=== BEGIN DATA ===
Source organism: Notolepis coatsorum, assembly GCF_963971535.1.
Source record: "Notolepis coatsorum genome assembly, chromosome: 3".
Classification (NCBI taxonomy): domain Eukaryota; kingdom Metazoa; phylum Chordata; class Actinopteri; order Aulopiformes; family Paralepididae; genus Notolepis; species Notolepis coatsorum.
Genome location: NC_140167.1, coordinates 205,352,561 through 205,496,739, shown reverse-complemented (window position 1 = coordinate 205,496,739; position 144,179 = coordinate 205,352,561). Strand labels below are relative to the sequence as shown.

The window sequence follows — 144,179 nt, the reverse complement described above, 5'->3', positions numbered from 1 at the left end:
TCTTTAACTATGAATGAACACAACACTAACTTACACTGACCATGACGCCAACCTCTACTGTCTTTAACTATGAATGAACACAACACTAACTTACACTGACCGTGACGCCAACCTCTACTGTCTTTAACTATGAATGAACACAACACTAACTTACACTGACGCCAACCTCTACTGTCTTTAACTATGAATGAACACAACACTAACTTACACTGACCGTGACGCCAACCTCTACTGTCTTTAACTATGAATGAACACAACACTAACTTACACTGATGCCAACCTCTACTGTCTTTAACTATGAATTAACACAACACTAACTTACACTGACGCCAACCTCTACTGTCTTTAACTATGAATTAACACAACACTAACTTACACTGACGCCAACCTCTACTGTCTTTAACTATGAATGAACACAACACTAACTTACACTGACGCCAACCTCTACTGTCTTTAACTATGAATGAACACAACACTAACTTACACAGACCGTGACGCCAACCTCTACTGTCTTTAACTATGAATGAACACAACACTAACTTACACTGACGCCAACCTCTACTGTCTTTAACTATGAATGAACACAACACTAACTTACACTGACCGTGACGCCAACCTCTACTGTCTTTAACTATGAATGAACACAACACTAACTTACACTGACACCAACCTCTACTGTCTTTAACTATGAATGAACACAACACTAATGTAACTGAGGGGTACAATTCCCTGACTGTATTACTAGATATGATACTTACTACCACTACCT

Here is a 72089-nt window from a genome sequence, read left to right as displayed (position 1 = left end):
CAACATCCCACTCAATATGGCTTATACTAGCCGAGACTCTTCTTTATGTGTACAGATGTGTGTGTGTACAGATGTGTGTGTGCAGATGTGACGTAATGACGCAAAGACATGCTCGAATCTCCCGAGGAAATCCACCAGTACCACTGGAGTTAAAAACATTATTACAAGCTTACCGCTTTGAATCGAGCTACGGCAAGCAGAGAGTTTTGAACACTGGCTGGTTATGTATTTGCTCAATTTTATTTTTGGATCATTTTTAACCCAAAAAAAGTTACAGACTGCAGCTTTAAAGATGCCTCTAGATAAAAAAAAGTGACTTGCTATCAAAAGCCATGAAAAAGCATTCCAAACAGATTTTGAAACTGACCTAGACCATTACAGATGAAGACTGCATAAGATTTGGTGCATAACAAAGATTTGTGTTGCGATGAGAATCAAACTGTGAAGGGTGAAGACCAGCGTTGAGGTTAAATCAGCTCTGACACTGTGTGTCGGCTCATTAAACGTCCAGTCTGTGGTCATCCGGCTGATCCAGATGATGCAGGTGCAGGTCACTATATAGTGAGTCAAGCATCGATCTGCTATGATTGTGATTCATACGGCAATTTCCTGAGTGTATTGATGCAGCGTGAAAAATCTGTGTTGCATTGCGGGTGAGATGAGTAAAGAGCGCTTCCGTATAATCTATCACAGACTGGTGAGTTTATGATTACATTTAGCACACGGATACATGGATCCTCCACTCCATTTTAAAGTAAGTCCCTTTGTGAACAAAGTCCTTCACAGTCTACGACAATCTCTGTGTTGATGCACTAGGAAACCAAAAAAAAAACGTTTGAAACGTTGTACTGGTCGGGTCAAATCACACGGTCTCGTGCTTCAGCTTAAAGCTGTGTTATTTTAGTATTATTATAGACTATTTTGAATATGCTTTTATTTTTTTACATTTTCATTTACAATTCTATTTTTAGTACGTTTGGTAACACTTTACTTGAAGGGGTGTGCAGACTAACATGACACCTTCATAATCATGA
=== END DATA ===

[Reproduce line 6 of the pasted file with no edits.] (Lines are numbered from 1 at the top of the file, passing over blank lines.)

TCTTTAACTATGAATGAACACAACACTAACTTACACTGACCATGACGCCAACCTCTACTGTCTTTAACTATGAATGAACACAACACTAACTTACACTGACCGTGACGCCAACCTCTACTGTCTTTAACTATGAATGAACACAACACTAACTTACACTGACGCCAACCTCTACTGTCTTTAACTATGAATGAACACAACACTAACTTACACTGACCGTGACGCCAACCTCTACTGTCTTTAACTATGAATGAACACAACACTAACTTACACTGATGCCAACCTCTACTGTCTTTAACTATGAATTAACACAACACTAACTTACACTGACGCCAACCTCTACTGTCTTTAACTATGAATTAACACAACACTAACTTACACTGACGCCAACCTCTACTGTCTTTAACTATGAATGAACACAACACTAACTTACACTGACGCCAACCTCTACTGTCTTTAACTATGAATGAACACAACACTAACTTACACAGACCGTGACGCCAACCTCTACTGTCTTTAACTATGAATGAACACAACACTAACTTACACTGACGCCAACCTCTACTGTCTTTAACTATGAATGAACACAACACTAACTTACACTGACCGTGACGCCAACCTCTACTGTCTTTAACTATGAATGAACACAACACTAACTTACACTGACACCAACCTCTACTGTCTTTAACTATGAATGAACACAACACTAATGTAACTGAGGGGTACAATTCCCTGACTGTATTACTAGATATGATACTTACTACCACTACCT